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Personal Appearance Matters - A Lot

Jim McLoughlin


Nothing delivers a negative message to employers and everyone else on a golf course campus more directly that a superintendent has defaulted into a laissez-faire work ethic than a poorly dressed, obviously out-of-shape body.


Following is a list of personal appearance guidelines that superintendents should follow:

  1. Physical Fitness: Superintendents owe it to themselves, their families and their employers to strive to be physically fit throughout life because: they will live longer; deliver a better job performance, enjoy life more, and be a better role model to their children.


  2. Personal Dress Code: As a general rule, superintendents tend to under-dress when off duty, limiting their dress code to a sport jacket and slacks.


    Nothing wrong with wearing a sport jacket and slacks most of the time, but there are those few occasions each year when a superintendent should be seen in a well-cut business suit and tie; for example - when attending club functions such as annual meetings, civic gatherings, holiday parties with constituents, etc.


    Superintendents should always dress to match the dress quality and style of those attending the same event as they are.


  3. Negotiate Access To A Club Luncheon Program:


    To create an added professional visibility not normally seen when at their work places, veteran superintendents should negotiate access to a luncheon benefit at their club restaurants with a modest +/- $500 annual budget allowance to pay for meals consumed...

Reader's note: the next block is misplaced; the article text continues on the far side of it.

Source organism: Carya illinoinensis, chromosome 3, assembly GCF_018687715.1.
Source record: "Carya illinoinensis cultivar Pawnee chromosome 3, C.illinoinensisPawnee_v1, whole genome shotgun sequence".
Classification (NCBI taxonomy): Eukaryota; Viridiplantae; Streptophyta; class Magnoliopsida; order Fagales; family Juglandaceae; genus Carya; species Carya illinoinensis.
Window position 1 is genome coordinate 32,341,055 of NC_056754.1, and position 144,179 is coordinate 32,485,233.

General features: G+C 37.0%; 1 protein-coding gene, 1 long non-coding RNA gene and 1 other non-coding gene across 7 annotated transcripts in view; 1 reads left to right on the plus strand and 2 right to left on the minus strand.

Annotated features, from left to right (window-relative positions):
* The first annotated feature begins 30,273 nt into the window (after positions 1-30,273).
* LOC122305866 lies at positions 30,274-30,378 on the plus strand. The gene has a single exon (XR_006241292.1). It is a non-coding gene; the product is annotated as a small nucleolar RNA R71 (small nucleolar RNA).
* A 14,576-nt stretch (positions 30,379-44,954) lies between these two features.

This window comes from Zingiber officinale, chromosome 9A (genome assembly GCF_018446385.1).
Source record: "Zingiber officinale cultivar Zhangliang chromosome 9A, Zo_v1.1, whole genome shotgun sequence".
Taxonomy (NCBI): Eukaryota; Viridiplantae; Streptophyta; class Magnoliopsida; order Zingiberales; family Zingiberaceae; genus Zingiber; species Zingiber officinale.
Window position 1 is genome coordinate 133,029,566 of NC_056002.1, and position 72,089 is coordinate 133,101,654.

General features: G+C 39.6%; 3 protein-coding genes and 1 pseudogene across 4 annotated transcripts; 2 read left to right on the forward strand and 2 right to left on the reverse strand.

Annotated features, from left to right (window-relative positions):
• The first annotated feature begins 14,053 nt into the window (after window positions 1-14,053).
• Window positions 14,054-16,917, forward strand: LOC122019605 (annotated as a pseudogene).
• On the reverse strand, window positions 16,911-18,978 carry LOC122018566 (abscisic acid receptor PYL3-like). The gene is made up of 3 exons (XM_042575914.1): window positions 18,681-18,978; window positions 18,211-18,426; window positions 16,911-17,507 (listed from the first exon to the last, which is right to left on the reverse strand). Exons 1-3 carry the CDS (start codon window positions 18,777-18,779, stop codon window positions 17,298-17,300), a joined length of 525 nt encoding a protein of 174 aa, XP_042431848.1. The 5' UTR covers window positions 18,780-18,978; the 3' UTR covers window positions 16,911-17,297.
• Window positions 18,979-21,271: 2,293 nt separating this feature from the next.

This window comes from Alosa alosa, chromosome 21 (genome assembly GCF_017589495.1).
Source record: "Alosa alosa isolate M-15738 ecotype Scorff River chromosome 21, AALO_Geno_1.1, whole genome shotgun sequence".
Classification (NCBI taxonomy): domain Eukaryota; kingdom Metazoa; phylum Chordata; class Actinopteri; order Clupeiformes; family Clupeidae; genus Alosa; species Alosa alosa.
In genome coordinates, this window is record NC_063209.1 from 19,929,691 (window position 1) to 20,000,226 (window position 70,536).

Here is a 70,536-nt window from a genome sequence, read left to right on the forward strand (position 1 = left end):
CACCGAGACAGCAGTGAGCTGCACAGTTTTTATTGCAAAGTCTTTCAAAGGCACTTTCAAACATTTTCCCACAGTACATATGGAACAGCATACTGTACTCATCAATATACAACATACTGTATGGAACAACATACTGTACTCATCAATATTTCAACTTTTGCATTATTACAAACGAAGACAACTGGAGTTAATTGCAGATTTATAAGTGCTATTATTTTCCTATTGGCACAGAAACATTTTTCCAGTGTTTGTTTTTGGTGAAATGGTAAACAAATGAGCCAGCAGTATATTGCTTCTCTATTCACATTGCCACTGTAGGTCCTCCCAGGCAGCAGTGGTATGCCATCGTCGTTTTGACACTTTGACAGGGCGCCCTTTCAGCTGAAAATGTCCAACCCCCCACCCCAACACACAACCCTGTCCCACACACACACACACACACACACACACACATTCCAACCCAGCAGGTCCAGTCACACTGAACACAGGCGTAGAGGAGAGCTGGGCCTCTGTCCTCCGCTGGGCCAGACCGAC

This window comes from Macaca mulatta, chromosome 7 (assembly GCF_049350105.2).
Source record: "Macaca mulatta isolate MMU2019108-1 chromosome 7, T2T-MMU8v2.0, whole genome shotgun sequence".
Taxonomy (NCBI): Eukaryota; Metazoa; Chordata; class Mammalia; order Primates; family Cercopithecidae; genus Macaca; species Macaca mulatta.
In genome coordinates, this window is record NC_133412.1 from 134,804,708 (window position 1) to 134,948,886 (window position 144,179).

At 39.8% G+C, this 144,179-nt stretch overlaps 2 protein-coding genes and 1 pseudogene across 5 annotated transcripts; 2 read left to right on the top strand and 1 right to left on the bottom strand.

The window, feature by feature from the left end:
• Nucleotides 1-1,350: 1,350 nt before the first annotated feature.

... together with access to a personal locker in the men's locker room which would allow the superintendents to take a shower and change into proper attire prior to eating lunch in the clubhouse.

At those golf courses when a superintendent earns this benefit the club should post the following on its web site/newsletter, etc.:


"The club is pleased to advise that superintendent John Smith has earned the privilege to eat lunch in the club restaurant. (Golf professional Harry Jones is also eligible to receive the same benefit.) This coutesy applies to John and his wife alone but not to his children and does not convey any membership status on John; furthermore, as a policy matter, John may not pay for the lunch of a member, nor may a member buy lunch for John."


Then, superintendents should have lunch in the clubhouse once a week on the average either alone, or when invited to join board and golf/green committee members, the members of the club administration, the golf professional, or club members.


If superintendents want to be perceived as professional people when having lunch in the clubhouse, they should dress the role in a clean and crisp manner.


Keeping a job today is everything about commanding respect. Don't give it away through sloppy personal and dress habits.


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